|By||:||The Story Group|
|Slogan||:||Firefighters on the front lines of climate change|
|Genre||:||Nonprofits & Activism|
“On a day to day basis, we’re being surprised. And in this business, surprise is what kills people.” So says Don Whittemore, a career firefighter who has battled many of Colorado’s epic fires over the past two decades. In 2014, The Story Group recorded the experiences of Whittemore and other firefighters who are repeatedly responding to record-breaking wildfires. Human-caused climate changes are transforming Colorado’s fire environment, bringing higher temperatures, drier fuels, and diseases to forests. These climate impacts mix with other human pressures to create a volatile situation for firefighters and communities. If current trends continue, we can expect more frequent, larger and more devastating wild fires in Colorado and across the country. Unacceptable Risk DVD Request
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Dear Governor Hickenlooper, Senator Gardner, and Senator Bennett:
As Colorado firefighters and residents we are concerned about the escalating risks associated with our shifting wildfire regime. Extreme fire behavior creates unprecedented risk for firefighters on the frontlines and puts whole communities at risk. We are doing our part to mitigate risk and work together to make our neighborhoods safe but we need your support.
As you know, 2015 was the hottest and most fire-intense year on record. More than 10 million acres burned and the USFS spent 1.3 billion dollars on fire suppression. Federal and state budgets and staff are being stretched as never before to fight fire. The climate is changing – warmer temperatures, drought conditions and our earlier-and-faster melting snowpack – leads to drier conditions with more fuel to ignite potentially deadly wildfires. Warming temperatures contribute to extreme weather events that create unpredictable, and sometimes deadly conditions for firefighters and homeowners.
The May-October fire season is a thing of the past – Colorado now has a year-round fire season, putting our firefighters in even more danger. Just this past February wildfires ignited close to Front Range neighborhoods.
By 2050, 20 million acres are predicted to burn annually and we need to be prepared. The good news is we have the tools to address our growing wildfire problem.
There’s much that you and the State of Colorado can—and should—be doing including:
We can’t wait for the next devastating fire, we need to take proactive measures now as state to ensure we can keep our firefighters and communities safe. We call on you to change the trajectory of climate change and the fire landscape through supporting clean and renewable energy.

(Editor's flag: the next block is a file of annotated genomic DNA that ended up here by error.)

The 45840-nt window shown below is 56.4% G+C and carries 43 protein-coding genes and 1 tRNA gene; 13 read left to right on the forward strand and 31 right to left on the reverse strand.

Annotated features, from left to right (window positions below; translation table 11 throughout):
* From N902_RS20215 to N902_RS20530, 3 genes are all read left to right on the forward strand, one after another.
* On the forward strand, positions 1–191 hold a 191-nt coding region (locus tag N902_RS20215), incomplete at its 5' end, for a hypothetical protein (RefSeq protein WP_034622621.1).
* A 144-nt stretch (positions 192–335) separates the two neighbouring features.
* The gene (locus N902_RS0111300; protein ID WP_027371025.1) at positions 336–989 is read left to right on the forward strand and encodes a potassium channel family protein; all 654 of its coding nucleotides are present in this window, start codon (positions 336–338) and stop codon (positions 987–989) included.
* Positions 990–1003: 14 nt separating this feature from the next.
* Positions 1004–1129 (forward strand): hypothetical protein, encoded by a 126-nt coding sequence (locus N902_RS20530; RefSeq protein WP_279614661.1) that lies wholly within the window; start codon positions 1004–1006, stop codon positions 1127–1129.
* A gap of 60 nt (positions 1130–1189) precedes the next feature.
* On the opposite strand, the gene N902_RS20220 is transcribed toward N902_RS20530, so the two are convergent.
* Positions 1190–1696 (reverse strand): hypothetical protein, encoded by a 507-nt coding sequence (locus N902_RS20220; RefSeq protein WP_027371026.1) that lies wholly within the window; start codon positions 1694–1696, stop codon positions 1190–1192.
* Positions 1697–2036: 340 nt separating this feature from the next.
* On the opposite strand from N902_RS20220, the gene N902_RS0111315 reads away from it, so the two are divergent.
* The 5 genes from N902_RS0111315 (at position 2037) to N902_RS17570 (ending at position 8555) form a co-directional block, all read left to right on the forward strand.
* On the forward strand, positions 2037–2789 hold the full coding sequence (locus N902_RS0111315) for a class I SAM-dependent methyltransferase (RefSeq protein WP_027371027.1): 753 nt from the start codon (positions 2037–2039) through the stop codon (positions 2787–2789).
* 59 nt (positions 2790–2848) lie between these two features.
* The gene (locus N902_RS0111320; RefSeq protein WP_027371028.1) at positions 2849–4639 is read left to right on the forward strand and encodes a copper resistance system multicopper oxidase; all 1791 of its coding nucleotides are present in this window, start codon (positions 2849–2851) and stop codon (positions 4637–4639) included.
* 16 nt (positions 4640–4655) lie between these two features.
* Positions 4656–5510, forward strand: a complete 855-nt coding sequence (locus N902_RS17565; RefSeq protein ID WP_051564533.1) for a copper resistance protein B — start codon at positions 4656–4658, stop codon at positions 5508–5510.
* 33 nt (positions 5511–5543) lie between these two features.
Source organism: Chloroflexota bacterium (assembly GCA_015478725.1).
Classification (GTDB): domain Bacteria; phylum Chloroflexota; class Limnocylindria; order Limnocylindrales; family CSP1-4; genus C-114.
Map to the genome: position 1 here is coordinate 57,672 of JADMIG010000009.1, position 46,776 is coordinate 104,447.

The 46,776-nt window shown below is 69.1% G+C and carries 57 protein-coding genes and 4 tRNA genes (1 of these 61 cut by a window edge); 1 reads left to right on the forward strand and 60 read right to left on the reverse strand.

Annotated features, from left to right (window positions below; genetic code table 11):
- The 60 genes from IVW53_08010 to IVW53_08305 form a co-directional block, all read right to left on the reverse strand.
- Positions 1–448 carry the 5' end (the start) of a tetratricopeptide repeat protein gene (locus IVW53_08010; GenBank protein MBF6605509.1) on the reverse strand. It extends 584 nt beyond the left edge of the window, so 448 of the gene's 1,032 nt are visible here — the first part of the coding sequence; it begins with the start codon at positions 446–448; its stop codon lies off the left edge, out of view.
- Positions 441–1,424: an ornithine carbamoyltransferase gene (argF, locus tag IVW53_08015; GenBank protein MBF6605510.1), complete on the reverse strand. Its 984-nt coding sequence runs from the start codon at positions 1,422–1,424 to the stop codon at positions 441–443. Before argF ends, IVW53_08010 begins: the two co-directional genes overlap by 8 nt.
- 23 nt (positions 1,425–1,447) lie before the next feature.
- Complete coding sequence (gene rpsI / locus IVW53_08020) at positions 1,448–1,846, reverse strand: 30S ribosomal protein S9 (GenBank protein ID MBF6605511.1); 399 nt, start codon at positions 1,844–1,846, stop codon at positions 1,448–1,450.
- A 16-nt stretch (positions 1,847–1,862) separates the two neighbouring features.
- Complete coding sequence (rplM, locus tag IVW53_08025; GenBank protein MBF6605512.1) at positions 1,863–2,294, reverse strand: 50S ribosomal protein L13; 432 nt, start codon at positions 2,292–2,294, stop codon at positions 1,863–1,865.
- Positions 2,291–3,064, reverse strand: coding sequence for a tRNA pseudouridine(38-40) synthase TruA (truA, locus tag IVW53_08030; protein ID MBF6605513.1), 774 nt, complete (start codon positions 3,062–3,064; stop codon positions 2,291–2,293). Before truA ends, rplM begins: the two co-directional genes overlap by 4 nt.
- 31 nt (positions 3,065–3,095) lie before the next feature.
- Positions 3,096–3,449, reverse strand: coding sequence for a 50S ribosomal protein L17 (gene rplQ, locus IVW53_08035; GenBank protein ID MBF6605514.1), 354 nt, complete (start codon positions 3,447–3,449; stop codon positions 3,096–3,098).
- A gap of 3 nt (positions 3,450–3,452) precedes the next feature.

MAKING THE CONNECTION: The science linking increased wildfire risk and climate change. Firefighters see that the fire environment is changing, becoming more dangerous as fires become more frequent and more intense. Studies from a number of different sources tell us that the warming climate is one of the root causes of this dangerous shift.
The following are highlights from select publications:
“Increased warming, drought, and insect outbreaks, all caused by or linked to climate change, have increased wildfires and impacts to people and ecosystems in the Southwest. Fire models project more wildfire and increased risks to communities across extensive areas.”
Source:-National Climate Assessment Highlights
“The western wildfire season has grown from five months on average in the 1970s to seven months today. The annual number of large wildfires has increased by more than 75 percent.” Source: Playing with Fire- Report by Union of Concerned Scientists
“Since 1970, regional temperatures have increased by 1.9 degrees Fahrenheit. By mid-century, temperatures are expected to increase an additional 2.5 to 6.5 degrees Fahrenheit.” Source: Playing with Fire- Report by Union of Concerned Scientists
“Fire makes a huge difference on the landscape,” says Rachel Loehman, a research scientist at the Missoula Fire Sciences Laboratory. “If and when they burn, in forests already affected by climate-related stressors like drought and mountain pine beetle epidemics, fires can cause a forested landscape to shift to a grassland or shrubland. This is especially true if fires burn differently than they have in the past—more frequently, with higher severity, or covering more area—because the forests may not be adapted to these emerging fire regimes.” Source: Joint Fire Science https://www.firescience.gov/Digest/FSdigest15.pdf
“Changing climatic conditions across regions of the United States are driving increased temperatures— particularly in regions where fire has not been historically prominent. This change is causing variations and unpredictability in precipitation and is amplifying the effects and costs of wildfire. Related impacts are likely to continue to emerge in several key areas: limited water availability for fire suppression, accumulation at unprecedented levels of vegetative fuels that enable and sustain fires, changes in vegetation community composition that make them more fire prone, and an extension of the fire season to as many as 300 days in many parts of the country. The Rising Cost of Fire Operations 2015, United States Forest Service http://www.fs.fed.us/sites/default/files/2015-Fire-Budget-Report.pdf
Follow these news sources for frequent information on the current wildfire season: